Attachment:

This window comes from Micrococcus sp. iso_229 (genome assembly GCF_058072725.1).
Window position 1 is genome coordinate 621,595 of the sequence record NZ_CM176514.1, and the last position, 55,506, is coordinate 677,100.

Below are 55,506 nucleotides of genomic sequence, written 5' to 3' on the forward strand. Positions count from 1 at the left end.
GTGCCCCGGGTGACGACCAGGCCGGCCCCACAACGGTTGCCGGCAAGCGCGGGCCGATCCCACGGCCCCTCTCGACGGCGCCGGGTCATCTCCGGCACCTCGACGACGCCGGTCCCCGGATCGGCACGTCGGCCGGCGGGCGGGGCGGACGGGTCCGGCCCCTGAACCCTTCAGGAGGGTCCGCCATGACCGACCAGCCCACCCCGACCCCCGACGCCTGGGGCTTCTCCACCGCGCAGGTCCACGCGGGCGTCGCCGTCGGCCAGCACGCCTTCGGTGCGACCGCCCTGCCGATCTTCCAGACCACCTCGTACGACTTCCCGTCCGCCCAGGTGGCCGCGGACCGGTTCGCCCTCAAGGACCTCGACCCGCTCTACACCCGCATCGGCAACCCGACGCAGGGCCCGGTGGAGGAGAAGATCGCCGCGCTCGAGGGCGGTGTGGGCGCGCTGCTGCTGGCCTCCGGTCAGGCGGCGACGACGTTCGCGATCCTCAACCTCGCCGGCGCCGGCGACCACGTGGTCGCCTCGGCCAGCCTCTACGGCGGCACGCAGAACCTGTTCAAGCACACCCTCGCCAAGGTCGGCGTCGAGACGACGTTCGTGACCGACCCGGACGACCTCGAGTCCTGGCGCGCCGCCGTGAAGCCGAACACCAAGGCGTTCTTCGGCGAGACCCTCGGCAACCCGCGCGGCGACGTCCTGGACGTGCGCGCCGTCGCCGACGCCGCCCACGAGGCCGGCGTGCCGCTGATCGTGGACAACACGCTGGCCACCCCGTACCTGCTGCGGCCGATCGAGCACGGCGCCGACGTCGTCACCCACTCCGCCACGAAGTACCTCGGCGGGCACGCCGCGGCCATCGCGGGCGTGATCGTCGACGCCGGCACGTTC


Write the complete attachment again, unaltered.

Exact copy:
This window comes from Micrococcus sp. iso_229 (genome assembly GCF_058072725.1).
Window position 1 is genome coordinate 621,595 of the sequence record NZ_CM176514.1, and the last position, 55,506, is coordinate 677,100.

Below are 55,506 nucleotides of genomic sequence, written 5' to 3' on the forward strand. Positions count from 1 at the left end.
GTGCCCCGGGTGACGACCAGGCCGGCCCCACAACGGTTGCCGGCAAGCGCGGGCCGATCCCACGGCCCCTCTCGACGGCGCCGGGTCATCTCCGGCACCTCGACGACGCCGGTCCCCGGATCGGCACGTCGGCCGGCGGGCGGGGCGGACGGGTCCGGCCCCTGAACCCTTCAGGAGGGTCCGCCATGACCGACCAGCCCACCCCGACCCCCGACGCCTGGGGCTTCTCCACCGCGCAGGTCCACGCGGGCGTCGCCGTCGGCCAGCACGCCTTCGGTGCGACCGCCCTGCCGATCTTCCAGACCACCTCGTACGACTTCCCGTCCGCCCAGGTGGCCGCGGACCGGTTCGCCCTCAAGGACCTCGACCCGCTCTACACCCGCATCGGCAACCCGACGCAGGGCCCGGTGGAGGAGAAGATCGCCGCGCTCGAGGGCGGTGTGGGCGCGCTGCTGCTGGCCTCCGGTCAGGCGGCGACGACGTTCGCGATCCTCAACCTCGCCGGCGCCGGCGACCACGTGGTCGCCTCGGCCAGCCTCTACGGCGGCACGCAGAACCTGTTCAAGCACACCCTCGCCAAGGTCGGCGTCGAGACGACGTTCGTGACCGACCCGGACGACCTCGAGTCCTGGCGCGCCGCCGTGAAGCCGAACACCAAGGCGTTCTTCGGCGAGACCCTCGGCAACCCGCGCGGCGACGTCCTGGACGTGCGCGCCGTCGCCGACGCCGCCCACGAGGCCGGCGTGCCGCTGATCGTGGACAACACGCTGGCCACCCCGTACCTGCTGCGGCCGATCGAGCACGGCGCCGACGTCGTCACCCACTCCGCCACGAAGTACCTCGGCGGGCACGCCGCGGCCATCGCGGGCGTGATCGTCGACGCCGGCACGTTC